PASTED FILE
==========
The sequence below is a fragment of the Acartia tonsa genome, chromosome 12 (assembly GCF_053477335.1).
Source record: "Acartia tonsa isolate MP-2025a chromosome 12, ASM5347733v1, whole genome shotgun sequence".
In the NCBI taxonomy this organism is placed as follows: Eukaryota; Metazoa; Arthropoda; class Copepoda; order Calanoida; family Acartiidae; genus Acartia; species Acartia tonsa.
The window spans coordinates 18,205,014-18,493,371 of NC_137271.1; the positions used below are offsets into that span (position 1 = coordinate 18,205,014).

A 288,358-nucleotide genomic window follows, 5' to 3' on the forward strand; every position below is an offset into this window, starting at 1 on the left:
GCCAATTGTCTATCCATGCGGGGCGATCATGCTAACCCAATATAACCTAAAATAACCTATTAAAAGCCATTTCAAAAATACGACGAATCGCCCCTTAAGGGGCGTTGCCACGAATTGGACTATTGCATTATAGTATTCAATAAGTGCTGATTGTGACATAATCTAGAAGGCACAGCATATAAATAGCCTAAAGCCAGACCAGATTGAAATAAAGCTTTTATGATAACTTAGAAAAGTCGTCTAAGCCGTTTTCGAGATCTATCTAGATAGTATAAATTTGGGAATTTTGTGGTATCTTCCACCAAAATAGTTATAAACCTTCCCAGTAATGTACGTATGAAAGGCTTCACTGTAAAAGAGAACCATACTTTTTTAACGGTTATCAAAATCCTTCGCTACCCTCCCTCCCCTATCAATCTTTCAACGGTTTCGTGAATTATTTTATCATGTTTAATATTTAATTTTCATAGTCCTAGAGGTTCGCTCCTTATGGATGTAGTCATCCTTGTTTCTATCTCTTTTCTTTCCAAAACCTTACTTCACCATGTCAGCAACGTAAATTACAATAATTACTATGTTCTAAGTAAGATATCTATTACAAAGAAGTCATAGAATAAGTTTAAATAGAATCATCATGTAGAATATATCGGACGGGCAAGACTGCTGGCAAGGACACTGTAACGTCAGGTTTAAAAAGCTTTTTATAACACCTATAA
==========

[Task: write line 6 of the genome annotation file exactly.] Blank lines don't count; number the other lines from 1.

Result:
GCCAATTGTCTATCCATGCGGGGCGATCATGCTAACCCAATATAACCTAAAATAACCTATTAAAAGCCATTTCAAAAATACGACGAATCGCCCCTTAAGGGGCGTTGCCACGAATTGGACTATTGCATTATAGTATTCAATAAGTGCTGATTGTGACATAATCTAGAAGGCACAGCATATAAATAGCCTAAAGCCAGACCAGATTGAAATAAAGCTTTTATGATAACTTAGAAAAGTCGTCTAAGCCGTTTTCGAGATCTATCTAGATAGTATAAATTTGGGAATTTTGTGGTATCTTCCACCAAAATAGTTATAAACCTTCCCAGTAATGTACGTATGAAAGGCTTCACTGTAAAAGAGAACCATACTTTTTTAACGGTTATCAAAATCCTTCGCTACCCTCCCTCCCCTATCAATCTTTCAACGGTTTCGTGAATTATTTTATCATGTTTAATATTTAATTTTCATAGTCCTAGAGGTTCGCTCCTTATGGATGTAGTCATCCTTGTTTCTATCTCTTTTCTTTCCAAAACCTTACTTCACCATGTCAGCAACGTAAATTACAATAATTACTATGTTCTAAGTAAGATATCTATTACAAAGAAGTCATAGAATAAGTTTAAATAGAATCATCATGTAGAATATATCGGACGGGCAAGACTGCTGGCAAGGACACTGTAACGTCAGGTTTAAAAAGCTTTTTATAACACCTATAA